Washington has said that, based on a trove of documents the size of a small college library and computer equipment seized in the raid, bin Laden's hide-out was an "active command and control center" for al Qaeda where he was involved in plotting future attacks on the United States.

Pakistani officials said the fact that there was no Internet connection or even telephone line into the compound where the world's most-wanted man was hiding raised doubts about his centrality to al Qaeda.

"It sounds ridiculous," said a senior Pakistani intelligence official. "It doesn't sound like he was running a terror network."

Analysts have long maintained that, years before bin Laden's death, al Qaeda had fragmented into a decentralized group that operated tactically without him.

Last week, the White House released five video clips of bin Laden taken from the compound, most of them showing the al Qaeda leader, his beard dyed black, evidently rehearsing the video-taped speeches he sometimes distributed to his followers.

None of the videos were released with sound. A U.S. intelligence official said it had been removed because the United States did not want to transmit bin Laden's propaganda. But he said they contained the usual criticism of the United States as well as capitalism.

While several video segments showed him rehearsing, one showed an aging and gray-bearded bin Laden in a scruffy room, wrapped in a blanket and wearing a ski cap while watching videotapes of himself.

"This compound in Abbottabad was an active command and control center for al Qaeda's top leader and it's clear ... that he was not just a strategic thinker for the group," the U.S. intelligence official said in Washington. "He was active in operational planning and in driving tactical decisions."

The dueling narratives of bin Laden reflect Washington's and Islamabad's interests in peddling their own versions of bin Laden's hidden life behind the walls of his compound.

Stressing bin Laden's weakness makes his discovery just a few minutes' walk from a military academy less embarrassing for Pakistan, but playing up his importance makes the U.S. operation all the more victorious.

The competing claims came as senior Pakistani officials said bin Laden may have lived in Pakistan for more than seven years before he was shot dead.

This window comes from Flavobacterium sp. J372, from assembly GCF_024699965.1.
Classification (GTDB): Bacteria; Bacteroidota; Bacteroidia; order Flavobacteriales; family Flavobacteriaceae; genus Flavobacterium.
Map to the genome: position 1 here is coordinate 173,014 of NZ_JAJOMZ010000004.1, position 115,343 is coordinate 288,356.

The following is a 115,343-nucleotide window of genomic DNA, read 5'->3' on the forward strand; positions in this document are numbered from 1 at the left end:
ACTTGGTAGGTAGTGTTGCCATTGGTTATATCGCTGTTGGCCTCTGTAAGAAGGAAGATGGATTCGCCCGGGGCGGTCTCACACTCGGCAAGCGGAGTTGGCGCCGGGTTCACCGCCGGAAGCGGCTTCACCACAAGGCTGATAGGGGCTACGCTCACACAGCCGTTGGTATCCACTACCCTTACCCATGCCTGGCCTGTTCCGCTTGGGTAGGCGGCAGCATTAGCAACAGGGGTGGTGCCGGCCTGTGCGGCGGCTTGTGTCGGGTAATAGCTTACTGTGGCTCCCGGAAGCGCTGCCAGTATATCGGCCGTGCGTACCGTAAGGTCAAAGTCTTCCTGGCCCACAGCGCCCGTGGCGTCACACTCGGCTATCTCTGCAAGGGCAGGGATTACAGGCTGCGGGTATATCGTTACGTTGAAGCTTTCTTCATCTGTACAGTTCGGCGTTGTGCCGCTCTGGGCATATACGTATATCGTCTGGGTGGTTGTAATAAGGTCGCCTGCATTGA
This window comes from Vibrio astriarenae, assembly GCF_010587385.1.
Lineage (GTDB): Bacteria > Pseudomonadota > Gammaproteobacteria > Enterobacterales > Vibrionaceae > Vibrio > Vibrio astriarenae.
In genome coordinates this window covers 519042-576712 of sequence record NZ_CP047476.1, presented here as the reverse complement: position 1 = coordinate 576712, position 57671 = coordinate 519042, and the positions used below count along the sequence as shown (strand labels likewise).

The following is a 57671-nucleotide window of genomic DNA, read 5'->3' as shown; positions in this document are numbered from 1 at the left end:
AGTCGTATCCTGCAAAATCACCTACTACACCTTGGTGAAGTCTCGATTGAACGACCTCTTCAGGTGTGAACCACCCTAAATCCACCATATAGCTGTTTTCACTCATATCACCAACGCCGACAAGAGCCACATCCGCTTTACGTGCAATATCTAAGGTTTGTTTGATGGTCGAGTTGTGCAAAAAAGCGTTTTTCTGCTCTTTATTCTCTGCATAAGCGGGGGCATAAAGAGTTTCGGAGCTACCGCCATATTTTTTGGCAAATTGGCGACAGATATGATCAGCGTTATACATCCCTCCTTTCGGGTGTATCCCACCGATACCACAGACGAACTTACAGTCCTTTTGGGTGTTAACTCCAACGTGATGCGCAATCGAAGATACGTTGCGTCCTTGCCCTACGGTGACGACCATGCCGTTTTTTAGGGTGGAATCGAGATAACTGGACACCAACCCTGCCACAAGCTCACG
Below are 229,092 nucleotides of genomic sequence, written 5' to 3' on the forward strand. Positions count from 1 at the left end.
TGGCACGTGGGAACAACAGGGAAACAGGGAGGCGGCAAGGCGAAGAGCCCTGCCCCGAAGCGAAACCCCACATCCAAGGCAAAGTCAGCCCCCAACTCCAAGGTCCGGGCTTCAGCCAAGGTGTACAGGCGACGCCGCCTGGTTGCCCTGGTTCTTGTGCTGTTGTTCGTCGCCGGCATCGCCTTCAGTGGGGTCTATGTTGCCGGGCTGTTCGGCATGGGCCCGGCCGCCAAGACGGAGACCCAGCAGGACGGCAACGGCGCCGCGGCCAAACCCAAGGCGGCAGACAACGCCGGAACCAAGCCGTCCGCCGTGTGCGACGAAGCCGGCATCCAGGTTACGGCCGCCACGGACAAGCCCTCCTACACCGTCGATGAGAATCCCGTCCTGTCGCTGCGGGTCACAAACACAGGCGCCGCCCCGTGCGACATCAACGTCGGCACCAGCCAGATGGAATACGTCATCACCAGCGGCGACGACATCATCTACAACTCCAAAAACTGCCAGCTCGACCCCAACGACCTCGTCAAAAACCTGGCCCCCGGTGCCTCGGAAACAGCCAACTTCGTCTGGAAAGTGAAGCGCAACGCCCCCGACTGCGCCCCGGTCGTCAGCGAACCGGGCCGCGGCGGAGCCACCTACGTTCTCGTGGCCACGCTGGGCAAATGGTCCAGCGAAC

One of bin Laden's widows, Amal Ahmed Abdulfattah, told investigators bin Laden and his family had spent five years in Abbottabad.

Abdulfattah, along with two other wives and several children, were among 15 or 16 people detained by Pakistani authorities at the compound after the raid.

She said that before Abbottabad, bin Laden had stayed in a nearby village for nearly 2-1/2 years.

Terming the killing of Osama bin Laden the most significant achievement against the al-Qaeda, a top White House official said the U.S. was now looking for his deputy, Ayman al Zawahiri, who is likely to be the new chief of the terror outfit.

“Al Zawahiri will be the next number one terrorist that we're looking for in the world. But we have a broad and global effort,” National Security Advisor Tom Donilon told CNN in an interview.

The U.S. has demanded access from Pakistan to all non-combatants, including Osama bin Laden's three wives, detained by the Pakistani authorities, and additional materials recovered from the Abbottabad compound where Osama was living for the last six years. Talking to ABC News, Mr. Donilon said: “We need to work with them [Pakistan] on assessing all the evidence…”

Khalid al-Fawwaz, a Saudi man accused of aiding Osama bin Laden in the 1998 bombings of the US embassies in Kenya and Tanzania, is to extradite to the US after being in the British custody for over 12 years.

The al-Qaeda leader's right-hand in London is to stand at the US court after the prosecutors in New York have charged him with assisting bin Laden to organize the bombing of the US embassies in Kenya and Tanzania in 1998, which resulted in the death of 224 people.

In a letter to Judge Lewis Kaplan, US lawyer David Kirby has asked the Manhattan federal court to assign him as Khalid al-Fawwaz's U.S. defense lawyer. However, Judge Kaplan has rejected the demand, asking the lawyer to apply again when al-Fawwaz has entered the US.